On July 29, the nonprofit organization Haiti Cultural Exchange presented, “Rhythms and Dances of Haiti,” in collaboration with the Pelham Art Center to promote Haitian history and culture.
Haitian percussionist Okai Fleurimont played seven songs and a medley of traditional African rhythms on a variety of African instruments, including his personal favorite, a West African drum called the djembe. Fleurimont also showcased a conch shell and a painted petwo drum from Haiti.
“I use the conch to call my ancestors, to create positivity and color,” said Fleurimont. “It also calms my nerves, as I’m always nervous.”
While drumming, Fleurimont sang lyrics to ancestral songs in Haitian creole. One song he sang was about a mother seeking a medicine man to cure her child’s illness.
“(The performance was) captivating and really eye opening,” said artist and alternative medicine practitioner Kathy Trippolo. “I was deeply surprised by what I heard.”
In addition to his performance, Fleurimont spoke of Rastafarian ideals concerning food, stating that today’s world needs to return back to nature and healthy eating. Fleurimont also discussed the resilience the Haitian people demonstrated as they overthrew their slave masters during the Haitian Revolution and liberated colonies across South America. He argued that a society must maintain unity in order to triumph over oppressors.
“(My goal was to) educate the audience about the contributions of Haitians when it comes to freedom in the Western Hemisphere,” said Fleurimont.
Fleurimont’s first name, Okai, is the name of the Haitian city where the last battle of the Haitian Revolution took place. It is also the subject of many popular Caribbean folk songs, some of which he performed.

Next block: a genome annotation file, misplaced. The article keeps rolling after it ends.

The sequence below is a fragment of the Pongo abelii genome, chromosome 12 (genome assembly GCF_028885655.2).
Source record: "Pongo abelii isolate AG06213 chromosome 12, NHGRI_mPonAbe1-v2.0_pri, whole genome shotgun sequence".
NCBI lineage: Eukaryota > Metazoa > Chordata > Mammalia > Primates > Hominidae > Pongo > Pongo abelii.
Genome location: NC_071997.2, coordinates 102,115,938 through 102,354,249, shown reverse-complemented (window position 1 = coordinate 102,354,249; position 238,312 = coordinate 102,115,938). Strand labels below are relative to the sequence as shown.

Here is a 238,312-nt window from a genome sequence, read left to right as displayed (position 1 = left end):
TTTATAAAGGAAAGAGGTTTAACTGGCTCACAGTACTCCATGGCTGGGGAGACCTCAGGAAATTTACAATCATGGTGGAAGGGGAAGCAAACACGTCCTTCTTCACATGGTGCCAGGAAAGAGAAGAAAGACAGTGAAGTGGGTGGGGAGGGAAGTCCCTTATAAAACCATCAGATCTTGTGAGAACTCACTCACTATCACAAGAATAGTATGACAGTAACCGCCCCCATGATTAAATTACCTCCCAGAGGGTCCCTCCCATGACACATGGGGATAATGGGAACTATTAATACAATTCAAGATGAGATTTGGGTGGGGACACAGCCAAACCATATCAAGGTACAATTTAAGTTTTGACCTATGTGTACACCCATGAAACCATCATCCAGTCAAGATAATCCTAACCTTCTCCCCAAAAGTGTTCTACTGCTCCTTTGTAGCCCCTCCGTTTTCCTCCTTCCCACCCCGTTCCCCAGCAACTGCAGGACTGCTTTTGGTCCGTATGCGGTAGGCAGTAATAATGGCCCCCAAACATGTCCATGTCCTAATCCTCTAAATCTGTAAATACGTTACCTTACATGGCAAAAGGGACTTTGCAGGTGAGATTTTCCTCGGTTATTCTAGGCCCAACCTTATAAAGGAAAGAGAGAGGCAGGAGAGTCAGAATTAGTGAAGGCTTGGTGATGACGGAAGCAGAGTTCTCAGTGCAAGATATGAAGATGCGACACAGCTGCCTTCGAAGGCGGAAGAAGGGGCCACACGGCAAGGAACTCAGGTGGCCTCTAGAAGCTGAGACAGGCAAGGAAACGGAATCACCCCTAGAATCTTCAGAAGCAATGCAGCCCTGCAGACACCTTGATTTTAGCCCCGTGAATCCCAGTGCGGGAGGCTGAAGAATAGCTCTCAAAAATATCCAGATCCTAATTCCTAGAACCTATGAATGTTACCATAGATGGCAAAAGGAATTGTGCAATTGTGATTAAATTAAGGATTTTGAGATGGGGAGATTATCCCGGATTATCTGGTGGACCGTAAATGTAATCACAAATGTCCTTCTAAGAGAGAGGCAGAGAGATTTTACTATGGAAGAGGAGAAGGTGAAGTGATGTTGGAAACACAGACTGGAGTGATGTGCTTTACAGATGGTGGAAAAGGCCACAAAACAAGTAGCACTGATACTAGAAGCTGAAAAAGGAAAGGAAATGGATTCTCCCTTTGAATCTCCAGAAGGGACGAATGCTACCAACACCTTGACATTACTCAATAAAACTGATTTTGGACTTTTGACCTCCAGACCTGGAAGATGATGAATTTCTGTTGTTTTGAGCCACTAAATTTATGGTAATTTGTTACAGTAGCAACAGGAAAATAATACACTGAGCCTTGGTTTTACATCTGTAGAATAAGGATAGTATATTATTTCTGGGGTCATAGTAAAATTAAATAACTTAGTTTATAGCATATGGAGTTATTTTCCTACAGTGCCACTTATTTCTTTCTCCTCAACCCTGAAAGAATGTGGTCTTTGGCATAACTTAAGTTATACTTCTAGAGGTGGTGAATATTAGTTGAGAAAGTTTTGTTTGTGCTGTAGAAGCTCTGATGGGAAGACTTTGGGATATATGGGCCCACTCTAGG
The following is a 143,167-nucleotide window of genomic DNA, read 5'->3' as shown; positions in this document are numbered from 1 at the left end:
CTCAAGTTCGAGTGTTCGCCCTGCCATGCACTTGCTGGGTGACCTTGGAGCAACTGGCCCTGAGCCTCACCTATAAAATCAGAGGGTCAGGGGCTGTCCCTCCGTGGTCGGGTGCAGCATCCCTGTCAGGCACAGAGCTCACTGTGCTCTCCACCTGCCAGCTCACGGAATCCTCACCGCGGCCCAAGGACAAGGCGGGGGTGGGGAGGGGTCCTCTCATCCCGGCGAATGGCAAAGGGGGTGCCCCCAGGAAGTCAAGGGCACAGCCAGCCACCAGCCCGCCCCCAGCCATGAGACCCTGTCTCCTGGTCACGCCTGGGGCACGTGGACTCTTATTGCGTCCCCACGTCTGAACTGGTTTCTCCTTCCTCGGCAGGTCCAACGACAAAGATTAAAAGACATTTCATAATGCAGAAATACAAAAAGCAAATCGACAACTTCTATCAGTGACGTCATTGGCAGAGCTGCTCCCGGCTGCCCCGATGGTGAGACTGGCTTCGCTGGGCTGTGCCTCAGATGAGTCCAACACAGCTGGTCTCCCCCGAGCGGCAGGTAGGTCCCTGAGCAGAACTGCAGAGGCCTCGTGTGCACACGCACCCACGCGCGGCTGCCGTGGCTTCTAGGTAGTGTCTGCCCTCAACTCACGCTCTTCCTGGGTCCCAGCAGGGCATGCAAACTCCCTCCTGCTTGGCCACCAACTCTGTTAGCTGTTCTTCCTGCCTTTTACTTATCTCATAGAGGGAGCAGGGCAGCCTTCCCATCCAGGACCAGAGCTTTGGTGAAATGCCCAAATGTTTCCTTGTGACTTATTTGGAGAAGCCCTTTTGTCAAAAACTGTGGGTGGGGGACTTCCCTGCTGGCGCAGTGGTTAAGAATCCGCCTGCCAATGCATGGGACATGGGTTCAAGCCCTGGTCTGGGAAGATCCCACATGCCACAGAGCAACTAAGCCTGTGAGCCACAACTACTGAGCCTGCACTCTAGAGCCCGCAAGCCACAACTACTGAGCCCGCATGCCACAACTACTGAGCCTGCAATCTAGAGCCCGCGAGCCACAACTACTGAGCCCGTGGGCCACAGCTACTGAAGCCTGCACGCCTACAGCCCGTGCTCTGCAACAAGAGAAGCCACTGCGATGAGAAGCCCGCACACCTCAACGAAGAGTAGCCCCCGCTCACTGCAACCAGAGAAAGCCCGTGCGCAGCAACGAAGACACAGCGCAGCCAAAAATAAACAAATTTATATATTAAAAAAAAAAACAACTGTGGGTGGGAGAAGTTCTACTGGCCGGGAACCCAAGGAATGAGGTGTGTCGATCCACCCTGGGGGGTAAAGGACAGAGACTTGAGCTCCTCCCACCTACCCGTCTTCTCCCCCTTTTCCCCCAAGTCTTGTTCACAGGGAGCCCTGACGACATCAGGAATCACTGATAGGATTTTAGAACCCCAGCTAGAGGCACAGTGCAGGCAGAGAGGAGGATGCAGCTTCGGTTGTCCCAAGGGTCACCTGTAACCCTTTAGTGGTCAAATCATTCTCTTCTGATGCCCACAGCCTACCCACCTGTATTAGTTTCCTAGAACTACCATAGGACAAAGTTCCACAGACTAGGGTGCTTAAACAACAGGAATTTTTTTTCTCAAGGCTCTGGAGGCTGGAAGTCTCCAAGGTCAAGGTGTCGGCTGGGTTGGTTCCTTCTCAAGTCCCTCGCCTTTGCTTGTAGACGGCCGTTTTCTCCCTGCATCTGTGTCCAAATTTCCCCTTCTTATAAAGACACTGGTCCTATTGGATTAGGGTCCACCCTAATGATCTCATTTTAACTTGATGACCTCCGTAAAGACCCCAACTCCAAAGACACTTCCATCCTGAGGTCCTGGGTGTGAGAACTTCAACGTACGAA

The performance ended after Fleurimont played a song he composed called “Another Day.” In the song, he expressed appreciation for life’s many beauties.
Afterwards, Pelham art educator Rebecca Mills helped participants create personal flags and bandanas.
“(I chose to teach the workshop) because I use mixed media and glitter in my work,” she said. “My favorite art style is mixed media.”
Participants could choose from an array of media for their flags, including crayons, markers, dyes, glue and glitter.
“I think the performance was pretty good,” said elementary school student Mark Anthony. “I learned that I might want to be a drummer.”
“The performance was very good,” said a Haitian father. “I am from Haiti, so it was good bringing my family to get a little more exposure to the history.”
Fleurimont will be performing in Manhattan and Brooklyn this week. In August, he will be performing in Colombia with his band “Strings N Skins.” More information is available on his website, http://okaimusik.blogspot.com.